Cristo del Otero

Palencia, Spain

The Cristo del Otero (Christ of the Knoll) is a large sculpture and symbol of the city of Palencia. It was built in 1931 according to the project of sculptor Victorio Macho. It has a style reminiscent of Art Deco with Cubist resonances and echoes of ancient Egyptian art in the hieratic pose of the figure.

It is one of the highest statues of Jesus Christ in the world. At his feet is carved a chapel (called Santa Maria del Otero) and a small museum with items by the architect. At the entrance to the chapel is a small terrace and a gazebo there is the view of the city.

References:

Comments

Your name



Details

Founded: 1931
Category: Statues in Spain

More Information

en.wikipedia.org

Rating

4.4/5 (based on Google user reviews)

User Reviews

Gerard Fleming (2 years ago)
It's about 50 minutes walk from Suances motorhome parking. You don't actually get near the statue but the is lovely views of the city and the flat plains beyond.
Juan Carlos Rojo Aguado (3 years ago)
expectacular.
ian tudor (3 years ago)
The third largest statue of Jesus Christ So it's well worth a visit..
Helena (3 years ago)
The world's third largest Jesus will not disappoint! See the Lord on top of a hill on the outskirts of a minor town. The Big Jesus was impressive in its artistic style, seen in the impressive architecture. There is a museum at the feet of Jesus to explain the design of the Third Largest Jesus in the world (behind the one in Rio Di Janeiro and another massive Jesus) with information in Spanish (not surprising seeing as it is in Spain). The view was also amazing. The only disturbing thing about this particularly large son of the Lord was that He had no eyes in his eye sockets. This was so people could look out of them, but from a distance he doesn't look how Jesus has been traditionally depicted (i.e. with eyes). This humongous third of the Holy Trinity was overall very good.
Dani Griffin (5 years ago)
Jesus!
Powered by Google

Featured Historic Landmarks, Sites & Buildings

Historic Site of the week

Mosque–Cathedral of Córdoba

The Mosque–Cathedral of Córdoba, also known as the Great Mosque of Córdoba and the Mezquita is regarded as one of the most accomplished monuments of Moorish architecture.

According to a traditional account, a small Visigoth church, the Catholic Basilica of Saint Vincent of Lérins, originally stood on the site. In 784 Abd al-Rahman I ordered construction of the Great Mosque, which was considerably expanded by later Muslim rulers. The mosque underwent numerous subsequent changes: Abd al-Rahman II ordered a new minaret, while in 961 Al-Hakam II enlarged the building and enriched the Mihrab. The last of such reforms was carried out by Almanzor in 987. It was connected to the Caliph"s palace by a raised walkway, mosques within the palaces being the tradition for previous Islamic rulers – as well as Christian Kings who built their palaces adjacent to churches. The Mezquita reached its current dimensions in 987 with the completion of the outer naves and courtyard.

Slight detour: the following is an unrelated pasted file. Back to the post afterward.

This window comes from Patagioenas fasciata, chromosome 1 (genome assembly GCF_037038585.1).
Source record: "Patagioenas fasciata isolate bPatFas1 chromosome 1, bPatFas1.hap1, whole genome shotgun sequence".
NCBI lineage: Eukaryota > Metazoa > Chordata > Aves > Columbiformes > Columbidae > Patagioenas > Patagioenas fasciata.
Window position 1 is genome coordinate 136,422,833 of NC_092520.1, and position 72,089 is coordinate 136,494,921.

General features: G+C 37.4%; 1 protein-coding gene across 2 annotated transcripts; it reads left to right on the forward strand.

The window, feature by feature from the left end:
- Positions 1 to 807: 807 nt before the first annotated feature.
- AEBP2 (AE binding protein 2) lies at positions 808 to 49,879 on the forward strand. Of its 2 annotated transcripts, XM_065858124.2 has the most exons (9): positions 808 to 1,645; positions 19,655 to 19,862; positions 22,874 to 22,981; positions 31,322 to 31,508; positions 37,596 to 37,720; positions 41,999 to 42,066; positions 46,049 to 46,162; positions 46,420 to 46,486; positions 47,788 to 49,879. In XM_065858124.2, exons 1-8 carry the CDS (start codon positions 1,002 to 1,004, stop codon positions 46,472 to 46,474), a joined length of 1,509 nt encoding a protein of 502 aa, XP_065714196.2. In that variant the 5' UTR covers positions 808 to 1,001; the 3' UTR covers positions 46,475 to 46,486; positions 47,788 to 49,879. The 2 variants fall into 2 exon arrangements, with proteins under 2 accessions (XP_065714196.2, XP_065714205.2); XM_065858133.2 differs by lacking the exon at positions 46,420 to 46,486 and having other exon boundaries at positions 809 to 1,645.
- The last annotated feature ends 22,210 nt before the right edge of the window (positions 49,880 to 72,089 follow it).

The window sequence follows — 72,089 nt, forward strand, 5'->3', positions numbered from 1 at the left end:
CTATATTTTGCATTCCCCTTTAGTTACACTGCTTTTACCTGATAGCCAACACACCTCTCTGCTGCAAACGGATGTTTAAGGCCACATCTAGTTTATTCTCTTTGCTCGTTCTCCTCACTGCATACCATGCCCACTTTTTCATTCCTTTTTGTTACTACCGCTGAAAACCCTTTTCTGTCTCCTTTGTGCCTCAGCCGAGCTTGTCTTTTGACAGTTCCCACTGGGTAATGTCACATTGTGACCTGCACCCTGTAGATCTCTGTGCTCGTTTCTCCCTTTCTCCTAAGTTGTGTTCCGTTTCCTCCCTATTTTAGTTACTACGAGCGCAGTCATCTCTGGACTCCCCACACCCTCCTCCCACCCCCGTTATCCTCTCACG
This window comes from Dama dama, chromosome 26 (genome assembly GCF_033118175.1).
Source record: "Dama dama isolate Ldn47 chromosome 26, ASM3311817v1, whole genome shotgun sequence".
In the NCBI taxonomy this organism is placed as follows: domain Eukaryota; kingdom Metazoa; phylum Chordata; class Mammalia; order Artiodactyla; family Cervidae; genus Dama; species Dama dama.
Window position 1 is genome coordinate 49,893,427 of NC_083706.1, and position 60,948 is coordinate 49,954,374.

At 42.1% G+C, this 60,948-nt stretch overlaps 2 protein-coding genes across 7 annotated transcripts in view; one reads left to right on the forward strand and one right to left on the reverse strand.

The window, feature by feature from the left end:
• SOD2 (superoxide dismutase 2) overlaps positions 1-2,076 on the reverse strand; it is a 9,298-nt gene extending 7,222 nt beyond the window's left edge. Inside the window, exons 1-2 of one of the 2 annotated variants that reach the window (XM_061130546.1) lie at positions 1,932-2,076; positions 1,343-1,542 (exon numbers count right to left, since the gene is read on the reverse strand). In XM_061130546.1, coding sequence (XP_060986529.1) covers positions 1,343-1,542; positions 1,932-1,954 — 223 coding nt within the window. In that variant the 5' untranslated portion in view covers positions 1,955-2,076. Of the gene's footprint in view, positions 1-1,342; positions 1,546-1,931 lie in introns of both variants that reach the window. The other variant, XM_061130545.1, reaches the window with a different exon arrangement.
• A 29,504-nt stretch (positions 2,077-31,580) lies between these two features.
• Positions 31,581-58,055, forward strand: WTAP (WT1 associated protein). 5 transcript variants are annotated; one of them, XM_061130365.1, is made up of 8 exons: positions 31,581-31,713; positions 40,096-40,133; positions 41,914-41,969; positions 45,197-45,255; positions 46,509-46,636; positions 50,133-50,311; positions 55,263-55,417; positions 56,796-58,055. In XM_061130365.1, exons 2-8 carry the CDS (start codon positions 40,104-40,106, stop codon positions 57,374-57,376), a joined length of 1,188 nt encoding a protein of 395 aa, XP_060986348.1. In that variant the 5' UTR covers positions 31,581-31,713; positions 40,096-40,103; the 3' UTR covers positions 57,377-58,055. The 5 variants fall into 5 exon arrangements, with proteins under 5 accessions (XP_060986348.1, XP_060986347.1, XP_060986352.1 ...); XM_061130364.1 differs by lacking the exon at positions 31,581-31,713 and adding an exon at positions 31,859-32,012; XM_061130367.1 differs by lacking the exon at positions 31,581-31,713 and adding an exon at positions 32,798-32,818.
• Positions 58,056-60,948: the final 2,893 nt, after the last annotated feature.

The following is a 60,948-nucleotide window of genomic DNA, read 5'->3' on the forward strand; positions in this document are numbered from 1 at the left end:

In 1236, Córdoba was conquered by King Ferdinand III of Castile, and the centre of the mosque was converted into a Catholic cathedral. Alfonso X oversaw the construction of the Villaviciosa Chapel and the Royal Chapel within the mosque. The kings who followed added further Christian features, such as King Henry II rebuilding the chapel in the 14th century. The minaret of the mosque was also converted to the bell tower of the cathedral. It was adorned with Santiago de Compostela"s captured cathedral bells. Following a windstorm in 1589, the former minaret was further reinforced by encasing it within a new structure.

The most significant alteration was the building of a Renaissance cathedral nave in the middle of the expansive structure. The insertion was constructed by permission of Charles V, king of Castile and Aragon. Artisans and architects continued to add to the existing structure until the late 18th century.

Architecture

The building"s floor plan is seen to be parallel to some of the earliest mosques built from the very beginning of Islam. It had a rectangular prayer hall with aisles arranged perpendicular to the qibla, the direction towards which Muslims pray. The prayer hall was large and flat, with timber ceilings held up by arches of horseshoe-like appearance.

In planning the mosque, the architects incorporated a number of Roman columns with choice capitals. Some of the columns were already in the Gothic structure; others were sent from various regions of Iberia as presents from the governors of provinces. Ivory, jasper, porphyry, gold, silver, copper, and brass were used in the decorations. Marvellous mosaics and azulejos were designed. Later, the immense temple embodied all the styles of Morisco architecture into one composition.

The building is most notable for its arcaded hypostyle hall, with 856 columns of jasper, onyx, marble, granite and porphyry. These were made from pieces of the Roman temple that had occupied the site previously, as well as other Roman buildings, such as the Mérida amphitheatre. The double arches were an innovation, permitting higher ceilings than would otherwise be possible with relatively low columns. The double arches consist of a lower horseshoe arch and an upper semi-circular arch.